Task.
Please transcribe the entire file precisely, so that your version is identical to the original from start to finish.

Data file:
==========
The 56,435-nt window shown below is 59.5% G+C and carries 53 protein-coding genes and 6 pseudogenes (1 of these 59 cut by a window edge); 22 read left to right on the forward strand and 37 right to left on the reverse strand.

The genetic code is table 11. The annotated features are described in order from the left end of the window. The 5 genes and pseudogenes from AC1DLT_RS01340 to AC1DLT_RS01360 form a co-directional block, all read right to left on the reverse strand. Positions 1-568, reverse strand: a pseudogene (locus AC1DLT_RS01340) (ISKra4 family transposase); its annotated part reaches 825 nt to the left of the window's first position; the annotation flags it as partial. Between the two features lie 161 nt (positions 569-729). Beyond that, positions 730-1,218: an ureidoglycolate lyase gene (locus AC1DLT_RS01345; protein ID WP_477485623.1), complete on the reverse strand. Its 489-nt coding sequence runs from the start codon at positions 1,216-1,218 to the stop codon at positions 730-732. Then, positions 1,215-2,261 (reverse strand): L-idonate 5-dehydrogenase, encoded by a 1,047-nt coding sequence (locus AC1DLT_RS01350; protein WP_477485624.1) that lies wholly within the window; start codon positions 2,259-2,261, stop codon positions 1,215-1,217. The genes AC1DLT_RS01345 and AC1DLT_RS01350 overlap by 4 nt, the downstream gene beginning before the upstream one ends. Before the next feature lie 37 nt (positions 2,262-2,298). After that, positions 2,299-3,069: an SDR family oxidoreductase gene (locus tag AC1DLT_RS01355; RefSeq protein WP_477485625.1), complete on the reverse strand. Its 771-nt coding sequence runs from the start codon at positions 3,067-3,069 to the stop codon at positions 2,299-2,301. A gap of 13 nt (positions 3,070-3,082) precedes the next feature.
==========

The 56,435-nt window shown below is 59.5% G+C and carries 53 protein-coding genes and 6 pseudogenes (1 of these 59 cut by a window edge); 22 read left to right on the forward strand and 37 right to left on the reverse strand.

The genetic code is table 11. The annotated features are described in order from the left end of the window. The 5 genes and pseudogenes from AC1DLT_RS01340 to AC1DLT_RS01360 form a co-directional block, all read right to left on the reverse strand. Positions 1-568, reverse strand: a pseudogene (locus AC1DLT_RS01340) (ISKra4 family transposase); its annotated part reaches 825 nt to the left of the window's first position; the annotation flags it as partial. Between the two features lie 161 nt (positions 569-729). Beyond that, positions 730-1,218: an ureidoglycolate lyase gene (locus AC1DLT_RS01345; protein ID WP_477485623.1), complete on the reverse strand. Its 489-nt coding sequence runs from the start codon at positions 1,216-1,218 to the stop codon at positions 730-732. Then, positions 1,215-2,261 (reverse strand): L-idonate 5-dehydrogenase, encoded by a 1,047-nt coding sequence (locus AC1DLT_RS01350; protein WP_477485624.1) that lies wholly within the window; start codon positions 2,259-2,261, stop codon positions 1,215-1,217. The genes AC1DLT_RS01345 and AC1DLT_RS01350 overlap by 4 nt, the downstream gene beginning before the upstream one ends. Before the next feature lie 37 nt (positions 2,262-2,298). After that, positions 2,299-3,069: an SDR family oxidoreductase gene (locus tag AC1DLT_RS01355; RefSeq protein WP_477485625.1), complete on the reverse strand. Its 771-nt coding sequence runs from the start codon at positions 3,067-3,069 to the stop codon at positions 2,299-2,301. A gap of 13 nt (positions 3,070-3,082) precedes the next feature.